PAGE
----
Encouraging a child to take ownership and increasing responsibility for life tasks is a harder thing. I think the first thing to do is focus on teaching them to do for themselves. If they struggle with parts of getting dressed, which may sink the entire effort, sit and practice that piece. Give them ample practice when you are there to help. Once you know they are capable, move back and give them space to work through. This may mean you are out of the room to avoid doing for them. Think of each challenge as opportunity for them to master the task and to at least learn from the experience.

When they are frustrated, give hints and suggestions to get them back on track. Avoid doing for them. Be sure to give lots of empathy for the frustration and encouragment for the task. Focus your praise on their effort and process rather than the outcome. Notice the hard work and the additional attempts, comment on the time and energy required to get it right. When available, give them opportunity for decision making. Children are much more likely to buy into doing if they are in charge of the process.

Sincerely,

Dr. Rene

Allowance by Age

The general guideline here is a dollar per year of life each week, meaning a four-year-old earns four dollars a week. I know this sounds like a lot of money, but from the beginning it’s suggested that you help your child divide their allowance into three categories including saving, spending and charity. You might start with a a dollar in saving, two dollars in spending and a dollar in charity.

The saving money is to save for a big purchase. My daughter’s first purchase from saving was a Groovy Girl car. This is just teaching the idea to set aside money and watch how it grows. The spending money is just that, they can spend it on little things, save it for a few weeks or add it to savings to grow that faster. If you are going to put limits on their spending money such as no candy, it’s best to do this up front. The charity is for the change-drive at their school or the offering at Sunday school. If children are interested, you might help them to pick a charity they are interested in and donate there.

Chores by Age

It is helpful to introduce the idea of household chores early. I tend to think children are ready to manage a chore or two just because they are part of the family by three or four years old. Many young children are still willing helpers at this age and it’s good to capture that enthusiasm when starting chores. By four or five many of them are realizing you spend money and buy them things, another reason to have them start earning early.

Three to Five year old chores

  • pouring the dog food in the dog bowl
  • putting shoes in the closet
  • hanging towels on the rack
  • putting clothes in the hamper
  • setting out silverware
  • carrying plates to the sink

Six to Eight year old chores

  • dusting furniture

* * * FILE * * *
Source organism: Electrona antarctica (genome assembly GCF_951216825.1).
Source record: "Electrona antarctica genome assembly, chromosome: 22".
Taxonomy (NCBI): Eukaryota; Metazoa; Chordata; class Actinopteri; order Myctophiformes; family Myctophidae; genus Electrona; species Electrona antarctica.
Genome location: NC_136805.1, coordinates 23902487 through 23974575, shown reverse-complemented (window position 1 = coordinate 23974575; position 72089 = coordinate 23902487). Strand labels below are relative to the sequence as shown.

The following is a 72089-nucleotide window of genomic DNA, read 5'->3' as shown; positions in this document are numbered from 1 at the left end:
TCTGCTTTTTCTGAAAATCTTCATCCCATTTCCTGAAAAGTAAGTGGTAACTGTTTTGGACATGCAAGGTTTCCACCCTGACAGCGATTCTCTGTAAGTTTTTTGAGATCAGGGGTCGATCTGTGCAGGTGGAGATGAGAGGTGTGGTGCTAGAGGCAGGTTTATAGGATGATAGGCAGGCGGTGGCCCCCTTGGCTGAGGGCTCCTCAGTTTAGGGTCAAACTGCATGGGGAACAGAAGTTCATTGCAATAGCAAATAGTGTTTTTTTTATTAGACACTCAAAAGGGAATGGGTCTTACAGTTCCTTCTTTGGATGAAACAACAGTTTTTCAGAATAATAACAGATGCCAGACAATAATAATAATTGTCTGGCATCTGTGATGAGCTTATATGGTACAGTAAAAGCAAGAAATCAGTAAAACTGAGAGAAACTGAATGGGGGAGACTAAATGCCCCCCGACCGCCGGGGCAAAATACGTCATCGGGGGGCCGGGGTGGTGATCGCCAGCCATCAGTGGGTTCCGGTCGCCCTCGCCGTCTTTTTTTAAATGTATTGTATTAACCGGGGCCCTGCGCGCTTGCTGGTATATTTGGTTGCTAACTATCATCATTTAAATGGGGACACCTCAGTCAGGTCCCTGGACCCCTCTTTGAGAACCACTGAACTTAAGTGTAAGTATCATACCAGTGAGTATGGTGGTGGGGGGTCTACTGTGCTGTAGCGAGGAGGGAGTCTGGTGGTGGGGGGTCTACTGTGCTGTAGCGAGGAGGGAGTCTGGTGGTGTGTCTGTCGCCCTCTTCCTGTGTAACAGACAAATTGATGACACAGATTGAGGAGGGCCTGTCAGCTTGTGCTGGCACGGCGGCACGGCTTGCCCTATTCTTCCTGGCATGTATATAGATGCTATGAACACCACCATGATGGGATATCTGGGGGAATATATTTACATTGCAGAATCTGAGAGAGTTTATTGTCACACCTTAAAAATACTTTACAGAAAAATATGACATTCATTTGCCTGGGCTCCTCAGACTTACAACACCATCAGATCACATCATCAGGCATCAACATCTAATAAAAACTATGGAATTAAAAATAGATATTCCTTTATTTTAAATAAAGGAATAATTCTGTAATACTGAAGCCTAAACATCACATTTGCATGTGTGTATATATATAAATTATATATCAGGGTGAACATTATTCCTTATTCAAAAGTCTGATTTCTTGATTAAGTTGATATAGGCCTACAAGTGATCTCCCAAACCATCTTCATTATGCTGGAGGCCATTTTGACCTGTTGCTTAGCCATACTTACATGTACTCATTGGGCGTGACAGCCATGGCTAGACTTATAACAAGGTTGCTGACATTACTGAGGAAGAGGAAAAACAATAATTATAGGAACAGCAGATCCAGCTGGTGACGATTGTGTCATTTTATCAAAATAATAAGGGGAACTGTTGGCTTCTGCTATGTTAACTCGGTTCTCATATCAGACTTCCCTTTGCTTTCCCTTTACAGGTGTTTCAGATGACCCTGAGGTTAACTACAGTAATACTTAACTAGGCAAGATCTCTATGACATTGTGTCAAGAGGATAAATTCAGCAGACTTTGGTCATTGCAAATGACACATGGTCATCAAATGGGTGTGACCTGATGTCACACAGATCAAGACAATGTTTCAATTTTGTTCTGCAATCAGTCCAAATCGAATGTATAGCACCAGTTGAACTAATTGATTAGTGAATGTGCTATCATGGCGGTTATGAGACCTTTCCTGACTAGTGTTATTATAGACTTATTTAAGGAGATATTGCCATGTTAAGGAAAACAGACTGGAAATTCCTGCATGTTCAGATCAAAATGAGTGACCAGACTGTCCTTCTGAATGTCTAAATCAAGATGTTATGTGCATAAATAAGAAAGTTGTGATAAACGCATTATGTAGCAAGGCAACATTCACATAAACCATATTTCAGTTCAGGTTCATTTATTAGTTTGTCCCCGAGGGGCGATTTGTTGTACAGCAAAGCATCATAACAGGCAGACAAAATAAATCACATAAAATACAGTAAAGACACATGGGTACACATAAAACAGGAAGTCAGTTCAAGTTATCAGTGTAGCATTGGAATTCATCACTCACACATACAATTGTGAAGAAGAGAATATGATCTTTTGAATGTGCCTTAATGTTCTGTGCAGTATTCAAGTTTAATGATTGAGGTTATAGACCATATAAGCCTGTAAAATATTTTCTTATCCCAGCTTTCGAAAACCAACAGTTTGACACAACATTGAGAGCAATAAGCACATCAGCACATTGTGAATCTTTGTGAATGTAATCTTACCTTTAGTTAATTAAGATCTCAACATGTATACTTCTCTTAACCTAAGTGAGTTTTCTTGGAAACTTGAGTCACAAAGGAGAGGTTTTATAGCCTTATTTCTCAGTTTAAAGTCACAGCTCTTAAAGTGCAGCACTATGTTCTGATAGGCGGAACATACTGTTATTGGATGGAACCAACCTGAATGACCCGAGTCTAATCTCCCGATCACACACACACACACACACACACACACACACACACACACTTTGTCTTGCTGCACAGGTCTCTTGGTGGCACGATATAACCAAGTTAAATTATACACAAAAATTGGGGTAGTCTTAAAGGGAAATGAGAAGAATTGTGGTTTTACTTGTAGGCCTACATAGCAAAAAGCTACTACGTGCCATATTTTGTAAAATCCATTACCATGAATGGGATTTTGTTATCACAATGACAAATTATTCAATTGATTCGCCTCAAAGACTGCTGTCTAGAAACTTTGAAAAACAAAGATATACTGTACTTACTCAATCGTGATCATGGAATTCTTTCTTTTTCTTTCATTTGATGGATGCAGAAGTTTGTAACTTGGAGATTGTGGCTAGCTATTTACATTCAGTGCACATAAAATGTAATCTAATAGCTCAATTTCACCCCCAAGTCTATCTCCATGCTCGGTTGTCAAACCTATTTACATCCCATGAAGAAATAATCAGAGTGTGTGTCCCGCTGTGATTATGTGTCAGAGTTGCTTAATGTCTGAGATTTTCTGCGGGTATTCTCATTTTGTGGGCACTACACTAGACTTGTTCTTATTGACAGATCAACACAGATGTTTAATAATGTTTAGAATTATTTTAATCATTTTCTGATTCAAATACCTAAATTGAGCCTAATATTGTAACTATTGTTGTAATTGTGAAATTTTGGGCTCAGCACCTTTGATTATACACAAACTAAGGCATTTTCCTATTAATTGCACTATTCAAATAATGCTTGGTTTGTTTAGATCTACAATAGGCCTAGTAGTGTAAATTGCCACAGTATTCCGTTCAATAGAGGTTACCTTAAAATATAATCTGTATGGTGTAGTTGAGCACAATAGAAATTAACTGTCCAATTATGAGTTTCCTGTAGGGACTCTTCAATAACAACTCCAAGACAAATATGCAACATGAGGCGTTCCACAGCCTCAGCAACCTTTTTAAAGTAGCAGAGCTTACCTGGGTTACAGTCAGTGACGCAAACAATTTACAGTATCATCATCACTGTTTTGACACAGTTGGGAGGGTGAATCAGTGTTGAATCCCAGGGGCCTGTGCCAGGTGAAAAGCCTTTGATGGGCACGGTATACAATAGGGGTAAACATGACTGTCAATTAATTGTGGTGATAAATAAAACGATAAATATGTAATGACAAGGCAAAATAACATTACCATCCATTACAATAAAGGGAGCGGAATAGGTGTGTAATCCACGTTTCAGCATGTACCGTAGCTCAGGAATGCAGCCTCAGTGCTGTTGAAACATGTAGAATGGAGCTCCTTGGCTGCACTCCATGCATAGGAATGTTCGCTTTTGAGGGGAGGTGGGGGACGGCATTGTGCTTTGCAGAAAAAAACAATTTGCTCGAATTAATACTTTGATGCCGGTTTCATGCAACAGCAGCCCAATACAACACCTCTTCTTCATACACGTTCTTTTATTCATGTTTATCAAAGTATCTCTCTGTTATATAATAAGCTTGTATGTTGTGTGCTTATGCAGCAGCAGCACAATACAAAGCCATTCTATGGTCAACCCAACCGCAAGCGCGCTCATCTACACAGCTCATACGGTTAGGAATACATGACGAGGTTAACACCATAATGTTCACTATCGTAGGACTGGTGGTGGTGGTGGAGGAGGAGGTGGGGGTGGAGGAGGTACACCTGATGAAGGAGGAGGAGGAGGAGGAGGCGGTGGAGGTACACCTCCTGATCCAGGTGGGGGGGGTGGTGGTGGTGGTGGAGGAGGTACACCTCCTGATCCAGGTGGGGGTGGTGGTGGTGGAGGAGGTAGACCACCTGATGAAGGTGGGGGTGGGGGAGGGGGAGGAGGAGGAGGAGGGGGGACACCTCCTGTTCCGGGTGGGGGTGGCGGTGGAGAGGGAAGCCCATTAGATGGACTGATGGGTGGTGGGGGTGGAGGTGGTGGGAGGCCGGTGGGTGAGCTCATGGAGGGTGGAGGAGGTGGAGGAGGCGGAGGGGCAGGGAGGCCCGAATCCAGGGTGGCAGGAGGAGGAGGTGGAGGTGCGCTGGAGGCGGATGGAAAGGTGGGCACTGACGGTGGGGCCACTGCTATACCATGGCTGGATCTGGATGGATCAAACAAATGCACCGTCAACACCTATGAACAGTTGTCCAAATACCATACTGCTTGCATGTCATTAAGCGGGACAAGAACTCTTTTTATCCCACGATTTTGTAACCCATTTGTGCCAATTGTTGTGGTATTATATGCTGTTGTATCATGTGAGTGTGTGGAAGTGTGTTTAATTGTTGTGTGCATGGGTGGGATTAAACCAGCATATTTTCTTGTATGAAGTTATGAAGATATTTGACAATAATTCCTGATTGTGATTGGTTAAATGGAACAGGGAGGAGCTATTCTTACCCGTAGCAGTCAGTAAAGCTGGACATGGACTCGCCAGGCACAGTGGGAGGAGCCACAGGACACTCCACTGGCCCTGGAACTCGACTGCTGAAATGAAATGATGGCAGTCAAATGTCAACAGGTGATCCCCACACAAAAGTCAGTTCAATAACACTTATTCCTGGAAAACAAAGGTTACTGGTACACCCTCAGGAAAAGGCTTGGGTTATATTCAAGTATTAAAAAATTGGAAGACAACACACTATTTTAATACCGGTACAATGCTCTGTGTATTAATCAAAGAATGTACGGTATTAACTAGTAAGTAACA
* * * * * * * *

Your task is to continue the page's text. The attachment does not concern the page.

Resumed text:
• carrying out trash
  • making a bed
  • cleaning a mirror or window
  • unloading dishwasher silverware
  • sorting laundry

By eight years old, you can include chores that happen once or just a few days a week. You might also throw in opportunities to earn extra through bigger jobs like helping to clean out the garage or wash the car.

Nine to 12 year old chores

  • vaccuming a level of the house
  • loading and unloading dishwasher
  • folding laundry and putting away
  • cleaning a bathroom

Chores for Earning Allowance

When it comes to teaching children about managing money, there are two camps that are split along the line of how they actually earn the money. Camp one gives children allowance for chores. Camp two, which doesn’t like the chores tied in as it is a reward system, just gives children money each week and then teaches them how to manage. I am firmly in camp one. If you just give children the money, they are missing half the lesson as there is no effort towards earning it. To a camp two child, spending four dollars is the same as spending eight dollars you just have to wait a while to collect it. Life doesn’t work this way, in life people have to earn it.

That said, the worry of camp two includes the notion that if you pay your children for all their work efforts, you won’t be able to get them to do much of anything else. There should be responsibilities they are not paid for, they participate just because they are part of the family. I completely agree here. In my house, we started with chores you do because you are part of the family and then gradually added chores for allowance. Even now, their chore chart reflects this split.

When you start chores, aim for daily activities as this is easier to manage. Keep a chart to organize the list and encourage children to track their own progress. In the beginning, and as you add new chores to the list, help children to be successful at meeting the goals. As needed, do the chores with them, teach them how to use the chart and congratulate weekly successes.